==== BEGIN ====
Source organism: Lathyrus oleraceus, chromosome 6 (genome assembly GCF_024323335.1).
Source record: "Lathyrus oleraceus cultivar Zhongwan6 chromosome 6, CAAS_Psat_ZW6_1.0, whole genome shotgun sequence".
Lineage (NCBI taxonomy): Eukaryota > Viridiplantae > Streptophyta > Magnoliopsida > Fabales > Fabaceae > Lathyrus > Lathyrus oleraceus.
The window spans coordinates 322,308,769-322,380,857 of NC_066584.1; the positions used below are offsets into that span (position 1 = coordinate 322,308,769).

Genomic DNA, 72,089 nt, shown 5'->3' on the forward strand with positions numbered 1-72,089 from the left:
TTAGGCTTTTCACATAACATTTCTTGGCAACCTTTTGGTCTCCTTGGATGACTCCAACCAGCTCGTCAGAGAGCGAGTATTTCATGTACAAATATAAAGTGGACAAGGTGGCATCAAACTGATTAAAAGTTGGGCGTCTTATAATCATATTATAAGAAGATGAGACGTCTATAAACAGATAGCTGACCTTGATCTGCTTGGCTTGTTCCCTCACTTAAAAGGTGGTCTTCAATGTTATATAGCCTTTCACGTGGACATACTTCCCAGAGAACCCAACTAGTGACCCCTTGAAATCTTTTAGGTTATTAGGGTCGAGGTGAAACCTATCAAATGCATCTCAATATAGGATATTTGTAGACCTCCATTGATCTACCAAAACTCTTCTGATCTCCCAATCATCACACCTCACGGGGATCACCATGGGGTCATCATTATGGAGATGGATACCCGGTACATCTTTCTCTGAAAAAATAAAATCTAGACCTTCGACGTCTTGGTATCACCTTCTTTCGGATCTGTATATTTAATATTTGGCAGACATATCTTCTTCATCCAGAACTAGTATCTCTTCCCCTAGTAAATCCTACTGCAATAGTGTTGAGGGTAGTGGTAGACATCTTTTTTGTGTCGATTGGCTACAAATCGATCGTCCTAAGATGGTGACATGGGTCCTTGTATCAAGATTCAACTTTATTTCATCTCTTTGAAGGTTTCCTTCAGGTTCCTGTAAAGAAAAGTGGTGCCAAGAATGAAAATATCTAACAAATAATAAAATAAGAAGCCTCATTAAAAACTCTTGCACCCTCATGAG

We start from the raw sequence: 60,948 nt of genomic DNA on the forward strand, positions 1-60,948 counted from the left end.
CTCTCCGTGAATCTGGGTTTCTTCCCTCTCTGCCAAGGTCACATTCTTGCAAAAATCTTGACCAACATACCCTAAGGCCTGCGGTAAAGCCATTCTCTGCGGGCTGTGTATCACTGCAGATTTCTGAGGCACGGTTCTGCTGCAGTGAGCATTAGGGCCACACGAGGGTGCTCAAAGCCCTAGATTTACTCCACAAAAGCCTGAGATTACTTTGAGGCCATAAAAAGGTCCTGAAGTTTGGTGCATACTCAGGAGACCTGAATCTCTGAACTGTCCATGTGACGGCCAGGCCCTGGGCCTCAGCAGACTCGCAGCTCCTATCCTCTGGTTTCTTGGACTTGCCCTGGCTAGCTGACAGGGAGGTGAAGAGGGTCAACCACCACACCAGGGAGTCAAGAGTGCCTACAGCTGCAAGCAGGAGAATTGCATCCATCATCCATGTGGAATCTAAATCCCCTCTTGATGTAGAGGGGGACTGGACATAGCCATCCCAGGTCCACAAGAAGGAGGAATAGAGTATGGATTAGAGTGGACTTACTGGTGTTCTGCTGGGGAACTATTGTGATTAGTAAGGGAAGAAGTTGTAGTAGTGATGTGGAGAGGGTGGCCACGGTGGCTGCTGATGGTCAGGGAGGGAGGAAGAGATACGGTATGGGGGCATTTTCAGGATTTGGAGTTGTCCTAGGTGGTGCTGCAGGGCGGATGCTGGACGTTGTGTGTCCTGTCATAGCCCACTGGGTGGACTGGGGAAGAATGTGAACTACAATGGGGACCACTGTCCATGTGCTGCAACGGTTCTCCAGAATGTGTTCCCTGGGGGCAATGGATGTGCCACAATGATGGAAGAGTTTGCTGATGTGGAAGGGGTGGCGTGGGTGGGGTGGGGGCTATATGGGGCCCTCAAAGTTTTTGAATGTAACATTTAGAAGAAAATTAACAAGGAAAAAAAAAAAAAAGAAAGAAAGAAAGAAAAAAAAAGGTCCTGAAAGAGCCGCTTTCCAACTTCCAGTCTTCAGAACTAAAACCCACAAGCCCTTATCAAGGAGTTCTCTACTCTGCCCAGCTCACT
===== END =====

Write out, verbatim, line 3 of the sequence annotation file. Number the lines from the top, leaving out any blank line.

Lineage (NCBI taxonomy): Eukaryota > Viridiplantae > Streptophyta > Magnoliopsida > Fabales > Fabaceae > Lathyrus > Lathyrus oleraceus.